I am rethinking the tree. Mozart managed to overcome his aversion to fake tree (you should have seen his shocked and horrified face when he realized it was fake), and I managed to save the glass ornaments-my very bad to have ever thought Mozart the fluttery, dangly, and now sparkly things lover would be able to stay away from a Christmas tree loaded with the stuff.
I thought I'd gone the smart route putting the tree on an end table. I was kidding myself.
So much for the idea of putting a little Christmas train around the base.
I'm thinking a big wreath on the wall with the ornaments-surely 'Zart can't jump that high, can he?
The Christmas decorations lasted about an hour. The worst was him grabbing the Baby Jesus out of the manger and running down the hall with it in his mouth. I'm still looking for the little guy. Jesus, not the cat. After he stashed the Messiah he came back for Joseph and Mary, but I'd already returned the Holy Parents to the box.
Gee, if he likes Christmas, he is going to LOVE Chanukhah.
I finally bought a real menorah, and am planning to light up the candles beginning on the 4th. I've got a window that looks out to the front, and I'll be able to put the menorah on the window sill.
I'd already planned to sit quietly by the candles, but Mozart makes that an imperative, now. However I will not give up on the lighting.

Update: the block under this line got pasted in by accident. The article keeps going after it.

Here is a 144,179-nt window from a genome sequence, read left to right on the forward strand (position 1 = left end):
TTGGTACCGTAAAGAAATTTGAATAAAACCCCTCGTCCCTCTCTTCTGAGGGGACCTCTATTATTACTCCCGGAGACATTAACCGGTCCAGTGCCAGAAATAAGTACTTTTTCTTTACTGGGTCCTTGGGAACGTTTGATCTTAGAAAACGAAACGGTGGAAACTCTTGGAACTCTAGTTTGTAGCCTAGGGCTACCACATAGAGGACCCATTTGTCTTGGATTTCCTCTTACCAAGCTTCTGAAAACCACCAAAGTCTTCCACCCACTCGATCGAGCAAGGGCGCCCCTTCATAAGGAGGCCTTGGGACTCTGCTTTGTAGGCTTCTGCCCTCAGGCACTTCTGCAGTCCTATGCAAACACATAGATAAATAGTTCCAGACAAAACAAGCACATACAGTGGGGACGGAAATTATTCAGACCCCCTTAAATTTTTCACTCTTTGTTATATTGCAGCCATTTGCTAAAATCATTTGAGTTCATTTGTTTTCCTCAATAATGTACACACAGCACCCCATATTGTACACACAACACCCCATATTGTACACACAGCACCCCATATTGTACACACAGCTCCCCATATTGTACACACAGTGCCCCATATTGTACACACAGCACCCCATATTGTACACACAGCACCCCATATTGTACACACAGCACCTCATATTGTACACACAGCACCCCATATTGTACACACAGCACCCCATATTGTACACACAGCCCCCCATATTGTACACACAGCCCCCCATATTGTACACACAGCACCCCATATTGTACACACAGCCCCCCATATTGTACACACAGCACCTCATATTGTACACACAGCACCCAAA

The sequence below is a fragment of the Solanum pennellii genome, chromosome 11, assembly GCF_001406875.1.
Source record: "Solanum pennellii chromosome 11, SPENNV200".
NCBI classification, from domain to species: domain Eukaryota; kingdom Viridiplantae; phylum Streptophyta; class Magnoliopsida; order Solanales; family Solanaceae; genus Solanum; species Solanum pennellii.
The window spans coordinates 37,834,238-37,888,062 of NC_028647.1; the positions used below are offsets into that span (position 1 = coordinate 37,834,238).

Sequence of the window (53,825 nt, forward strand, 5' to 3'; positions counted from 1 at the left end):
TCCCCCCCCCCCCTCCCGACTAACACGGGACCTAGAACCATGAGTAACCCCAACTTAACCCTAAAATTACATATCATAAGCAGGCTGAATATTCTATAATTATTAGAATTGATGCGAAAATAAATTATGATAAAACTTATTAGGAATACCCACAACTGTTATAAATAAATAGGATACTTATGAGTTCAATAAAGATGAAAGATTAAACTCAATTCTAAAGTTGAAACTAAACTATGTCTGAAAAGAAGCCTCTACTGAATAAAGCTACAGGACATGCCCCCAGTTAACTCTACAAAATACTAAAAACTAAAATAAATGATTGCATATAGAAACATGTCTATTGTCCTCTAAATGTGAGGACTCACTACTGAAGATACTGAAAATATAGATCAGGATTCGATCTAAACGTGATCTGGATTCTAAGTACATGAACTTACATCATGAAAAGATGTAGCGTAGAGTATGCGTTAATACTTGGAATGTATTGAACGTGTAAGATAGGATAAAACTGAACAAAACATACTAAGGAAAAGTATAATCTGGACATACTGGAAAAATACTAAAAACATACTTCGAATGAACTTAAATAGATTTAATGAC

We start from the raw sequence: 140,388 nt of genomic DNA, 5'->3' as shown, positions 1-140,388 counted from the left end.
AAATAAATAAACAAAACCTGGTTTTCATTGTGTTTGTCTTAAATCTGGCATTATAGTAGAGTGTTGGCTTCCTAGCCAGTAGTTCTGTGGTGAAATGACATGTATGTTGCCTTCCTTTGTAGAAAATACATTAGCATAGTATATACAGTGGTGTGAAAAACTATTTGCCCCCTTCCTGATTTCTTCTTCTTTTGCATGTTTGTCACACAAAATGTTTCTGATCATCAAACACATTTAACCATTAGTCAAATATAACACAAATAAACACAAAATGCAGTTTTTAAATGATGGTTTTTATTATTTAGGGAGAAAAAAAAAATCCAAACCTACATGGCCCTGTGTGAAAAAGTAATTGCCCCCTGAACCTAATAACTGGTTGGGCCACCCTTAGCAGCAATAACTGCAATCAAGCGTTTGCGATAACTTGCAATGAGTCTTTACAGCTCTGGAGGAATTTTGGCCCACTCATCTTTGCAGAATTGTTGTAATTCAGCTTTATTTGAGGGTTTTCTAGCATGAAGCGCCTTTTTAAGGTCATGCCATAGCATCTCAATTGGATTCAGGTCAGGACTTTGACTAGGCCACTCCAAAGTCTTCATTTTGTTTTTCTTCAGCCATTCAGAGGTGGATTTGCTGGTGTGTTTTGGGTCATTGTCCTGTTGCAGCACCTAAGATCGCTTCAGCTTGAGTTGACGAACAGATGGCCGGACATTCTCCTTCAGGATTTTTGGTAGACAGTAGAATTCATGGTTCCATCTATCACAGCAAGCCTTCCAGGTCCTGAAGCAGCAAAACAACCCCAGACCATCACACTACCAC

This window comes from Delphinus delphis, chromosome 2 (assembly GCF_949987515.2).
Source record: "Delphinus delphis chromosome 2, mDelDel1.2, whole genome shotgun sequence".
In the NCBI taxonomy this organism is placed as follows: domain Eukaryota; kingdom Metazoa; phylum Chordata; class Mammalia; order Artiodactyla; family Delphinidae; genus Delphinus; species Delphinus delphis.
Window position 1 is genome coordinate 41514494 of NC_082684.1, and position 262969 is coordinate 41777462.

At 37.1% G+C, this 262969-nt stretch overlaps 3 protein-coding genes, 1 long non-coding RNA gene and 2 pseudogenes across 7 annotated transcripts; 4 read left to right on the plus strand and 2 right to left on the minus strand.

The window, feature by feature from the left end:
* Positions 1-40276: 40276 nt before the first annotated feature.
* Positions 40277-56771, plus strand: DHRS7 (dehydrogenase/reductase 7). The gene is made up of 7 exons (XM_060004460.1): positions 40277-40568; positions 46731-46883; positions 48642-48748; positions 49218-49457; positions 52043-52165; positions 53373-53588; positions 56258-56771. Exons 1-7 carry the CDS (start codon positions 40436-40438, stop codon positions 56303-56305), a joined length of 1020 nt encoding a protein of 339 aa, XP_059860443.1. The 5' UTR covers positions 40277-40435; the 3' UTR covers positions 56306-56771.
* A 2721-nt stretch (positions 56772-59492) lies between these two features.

Chanukhah commemorates freedom, religious freedom. Frankly I am surprised more Americans don't light a menorah at Chanukhah, I really am.
Every year I read about those Christian families who light menorahs after a Jewish neighbour has been targeted by anti-Semites for lighting a menorah during Chanukhah. Crusty was such an neo-nazi/kkk wannabe that I was afraid to suggest we light one, too.
He never knew Barbara, and he barely knew my sister, who'd converted early in her marriage. Crusty did not like Jews, so he refused to be around my sister.
Crusty didn't like black Americans, either.
He didn't like Southerners, or Mexicans, or poor people, or Brits, or the physically and/or mentally challenged.
I could on-Crusty didn't like anyone but himself.
I started lighting a menorah in '03 at the request of three young people dying of cancer, and a young woman who pretended to be a Methodist to avoid trouble in her small Southern town.
Her name was Deborah, and she was a prostitute, but as long as she pretended to be Methodist she was relatively safe in a town filled with Hate. Deborah died at the turn of the century, still young, and still pretending.
But not with me. She knew to me the greater problem was the selling of her body, and she died as a consequence of it. She faced Death bravely, but asked me to light the menorah, to remember her, to pray for her.
The children I wrote about in '05.
Benjamin, the would be rabbi.
Barbara never asked me to do anything including convert. I doubt I would be permitted, I do believe Yeshua bar Joseph was the Promised One.
But somewhere, every year I can feel her presence. I feel her, and Deborah, and the children; I hear them lead me through the steps of preparation.
I hear young Benjamin's voice quietly and confidently begin the proscribed prayers for the first lighting, and I hear little Rachel's eight year old forever voice join, then Rebbecca's, Deborah's, and finally Barbara's voices fill my ears and heart.
"As for me, and my house, we shall serve the Lord."